Richly illustrated with over 110 colour and black and white images, the book
productively contests the supposedly exclusive feminine aspect of the style
moderne (art deco). It explores how alternative, parallel and overlapping
experiences and expressions of decorative modernism, nationalism, gender and
sexuality in the heady years surrounding World War I converge in the protean
figure of the deco dandy. As such, the book significantly departs from and
corrects the assumptions and biases that have dominated scholarship on and
popular perceptions of art deco. The book outlines how designed products and
representations of and for the dandy both existed within and outwith normative
expectations of gender and sexuality complicating men’s relationship to consumer
culture more broadly and the moderne more specifically. Through a sustained
focus on the figure of the dandy, the book offers a broader view of art deco by
claiming a greater place for the male body and masculinity in this history than
has been given to date. The mass appeal of the dandy in the 1920s was a way to
redeploy an iconic, popular and well-known typology as a means to stimulate
national industries, to engender a desire for all things made in France.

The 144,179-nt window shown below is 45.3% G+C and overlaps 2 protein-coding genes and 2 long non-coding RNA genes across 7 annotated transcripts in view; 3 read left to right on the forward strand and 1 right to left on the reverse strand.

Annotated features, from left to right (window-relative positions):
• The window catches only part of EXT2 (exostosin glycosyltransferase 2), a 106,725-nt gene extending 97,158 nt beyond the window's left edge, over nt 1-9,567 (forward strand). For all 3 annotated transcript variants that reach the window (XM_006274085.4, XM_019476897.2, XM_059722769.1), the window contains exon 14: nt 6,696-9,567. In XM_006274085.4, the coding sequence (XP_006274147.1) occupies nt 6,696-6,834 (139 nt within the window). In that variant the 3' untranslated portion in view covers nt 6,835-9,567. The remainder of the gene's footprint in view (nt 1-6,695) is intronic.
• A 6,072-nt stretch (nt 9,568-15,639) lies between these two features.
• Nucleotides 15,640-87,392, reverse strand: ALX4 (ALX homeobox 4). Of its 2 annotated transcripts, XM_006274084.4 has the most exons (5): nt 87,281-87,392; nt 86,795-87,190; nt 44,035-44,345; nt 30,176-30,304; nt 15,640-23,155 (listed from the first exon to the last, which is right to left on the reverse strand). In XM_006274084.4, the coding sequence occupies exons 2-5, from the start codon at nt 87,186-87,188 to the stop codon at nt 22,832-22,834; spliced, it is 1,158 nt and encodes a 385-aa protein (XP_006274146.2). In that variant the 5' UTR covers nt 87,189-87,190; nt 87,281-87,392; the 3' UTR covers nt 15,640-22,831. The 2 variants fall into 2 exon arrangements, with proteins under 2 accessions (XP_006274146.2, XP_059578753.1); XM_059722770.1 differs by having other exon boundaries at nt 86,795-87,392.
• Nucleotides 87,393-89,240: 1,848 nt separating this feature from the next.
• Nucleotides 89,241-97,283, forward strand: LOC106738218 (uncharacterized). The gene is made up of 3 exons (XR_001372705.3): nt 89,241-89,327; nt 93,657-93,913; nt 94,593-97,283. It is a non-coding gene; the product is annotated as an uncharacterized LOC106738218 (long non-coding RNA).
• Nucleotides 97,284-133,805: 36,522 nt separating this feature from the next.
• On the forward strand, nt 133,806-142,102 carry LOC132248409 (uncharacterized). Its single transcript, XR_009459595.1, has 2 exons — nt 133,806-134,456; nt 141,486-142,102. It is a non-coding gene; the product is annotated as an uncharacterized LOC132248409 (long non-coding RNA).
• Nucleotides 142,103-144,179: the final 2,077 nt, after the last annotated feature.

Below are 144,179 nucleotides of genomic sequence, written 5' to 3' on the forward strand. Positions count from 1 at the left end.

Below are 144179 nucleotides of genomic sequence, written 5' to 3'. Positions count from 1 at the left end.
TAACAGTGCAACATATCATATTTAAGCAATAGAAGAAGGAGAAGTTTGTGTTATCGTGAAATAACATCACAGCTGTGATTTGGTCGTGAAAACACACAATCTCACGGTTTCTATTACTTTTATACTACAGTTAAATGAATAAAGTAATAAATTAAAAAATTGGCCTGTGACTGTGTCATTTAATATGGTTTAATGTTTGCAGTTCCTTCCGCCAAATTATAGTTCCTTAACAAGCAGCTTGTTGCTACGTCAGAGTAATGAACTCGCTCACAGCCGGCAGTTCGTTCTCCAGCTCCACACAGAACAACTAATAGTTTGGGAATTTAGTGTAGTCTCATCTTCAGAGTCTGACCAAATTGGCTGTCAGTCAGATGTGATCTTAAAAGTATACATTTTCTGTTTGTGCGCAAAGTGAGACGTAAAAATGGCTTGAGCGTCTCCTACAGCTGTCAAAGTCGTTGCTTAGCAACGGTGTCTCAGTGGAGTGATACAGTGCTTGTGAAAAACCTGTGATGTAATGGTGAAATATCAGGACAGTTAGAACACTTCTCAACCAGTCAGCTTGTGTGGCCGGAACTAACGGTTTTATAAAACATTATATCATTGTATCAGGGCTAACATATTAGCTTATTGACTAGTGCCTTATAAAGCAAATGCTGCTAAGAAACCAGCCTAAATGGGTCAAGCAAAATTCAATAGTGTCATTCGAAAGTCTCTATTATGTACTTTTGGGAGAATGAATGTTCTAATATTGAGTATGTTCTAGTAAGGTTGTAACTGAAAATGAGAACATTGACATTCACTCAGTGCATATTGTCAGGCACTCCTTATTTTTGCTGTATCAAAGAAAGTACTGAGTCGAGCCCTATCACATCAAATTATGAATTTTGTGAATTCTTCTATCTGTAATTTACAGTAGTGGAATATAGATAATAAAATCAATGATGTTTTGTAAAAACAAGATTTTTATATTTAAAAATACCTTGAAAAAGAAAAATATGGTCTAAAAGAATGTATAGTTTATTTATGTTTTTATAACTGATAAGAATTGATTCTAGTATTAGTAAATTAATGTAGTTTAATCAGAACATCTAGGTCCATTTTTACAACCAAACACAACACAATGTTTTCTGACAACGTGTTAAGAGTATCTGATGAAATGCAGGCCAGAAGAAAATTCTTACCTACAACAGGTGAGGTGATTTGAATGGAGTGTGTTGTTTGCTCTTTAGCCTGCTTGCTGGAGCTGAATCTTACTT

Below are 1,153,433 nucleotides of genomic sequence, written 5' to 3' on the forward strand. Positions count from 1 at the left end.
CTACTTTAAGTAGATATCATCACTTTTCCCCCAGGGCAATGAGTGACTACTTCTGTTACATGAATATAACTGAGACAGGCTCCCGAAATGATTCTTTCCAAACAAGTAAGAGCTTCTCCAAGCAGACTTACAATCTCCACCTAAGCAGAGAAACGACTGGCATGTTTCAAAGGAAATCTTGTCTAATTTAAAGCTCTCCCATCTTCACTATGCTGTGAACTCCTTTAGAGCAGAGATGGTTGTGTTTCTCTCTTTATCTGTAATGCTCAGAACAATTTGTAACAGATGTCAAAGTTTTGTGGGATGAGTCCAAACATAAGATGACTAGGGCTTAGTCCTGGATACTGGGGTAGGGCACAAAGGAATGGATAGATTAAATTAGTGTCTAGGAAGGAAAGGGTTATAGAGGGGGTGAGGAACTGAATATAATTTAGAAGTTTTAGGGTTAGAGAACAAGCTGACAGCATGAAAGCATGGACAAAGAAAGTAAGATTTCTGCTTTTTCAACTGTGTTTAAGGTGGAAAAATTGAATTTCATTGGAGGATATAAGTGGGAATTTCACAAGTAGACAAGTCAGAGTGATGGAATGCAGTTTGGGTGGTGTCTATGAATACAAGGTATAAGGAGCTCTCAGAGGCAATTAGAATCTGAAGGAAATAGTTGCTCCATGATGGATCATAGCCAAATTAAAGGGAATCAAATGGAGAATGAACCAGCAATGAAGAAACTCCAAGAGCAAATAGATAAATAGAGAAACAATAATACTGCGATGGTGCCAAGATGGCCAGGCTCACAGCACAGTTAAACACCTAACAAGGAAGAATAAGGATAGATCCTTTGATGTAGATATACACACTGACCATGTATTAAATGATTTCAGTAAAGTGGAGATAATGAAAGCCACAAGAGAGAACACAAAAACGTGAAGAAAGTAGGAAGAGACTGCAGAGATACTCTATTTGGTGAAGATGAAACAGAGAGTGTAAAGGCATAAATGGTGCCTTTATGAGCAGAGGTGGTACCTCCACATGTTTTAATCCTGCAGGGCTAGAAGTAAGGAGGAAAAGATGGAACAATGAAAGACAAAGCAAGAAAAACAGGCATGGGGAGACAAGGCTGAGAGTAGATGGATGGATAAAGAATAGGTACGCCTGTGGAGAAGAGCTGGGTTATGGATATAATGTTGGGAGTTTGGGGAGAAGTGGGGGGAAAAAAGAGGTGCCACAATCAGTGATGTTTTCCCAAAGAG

Important, essential and productive moments in the history of the cultural life
of Paris presented in the book are instructive of the changing role performed by
consumerism, masculinity, design history and national identity.
Women Art Workers constitutes the first comprehensive history of the network of women who worked at the heart of the English Arts and Crafts movement from the 1870s to the 1930s. Challenging the long-standing assumption that the Arts and Crafts simply revolved around celebrated male designers like William Morris, this book instead offers a new social and cultural account of the movement, which simultaneously reveals the breadth of the imprint of women art workers upon the making of modern society. Thomas provides unprecedented insight into how women – working in fields such as woodwork, textiles, sculpture, painting, and metalwork – navigated new authoritative roles as ‘art workers’ by asserting expertise across a range of interconnected cultures so often considered in isolation: from the artistic to the professional, intellectual, entrepreneurial, and domestic. Through examination of newly discovered institutional archives and private papers, and a wide range of unstudied advertisements, letters, manuals, photographs, and calling cards, Women Art Workers elucidates the critical importance of the spaces around which women conceptualised alternative creative and professional lifestyles: guild halls, exhibitions, homes, studios, workshops, and the cityscape. Shattering the traditional periodisation of the movement as ‘Victorian’, this research reveals that the early twentieth century was a critical juncture at which women art workers became ever more confident in promoting their own vision of the Arts and Crafts. Shaped by their precarious gendered positions, they opened up the movement to a wider range of social backgrounds and interests, and redirected the movement’s radical potential into contemporary women-centred causes.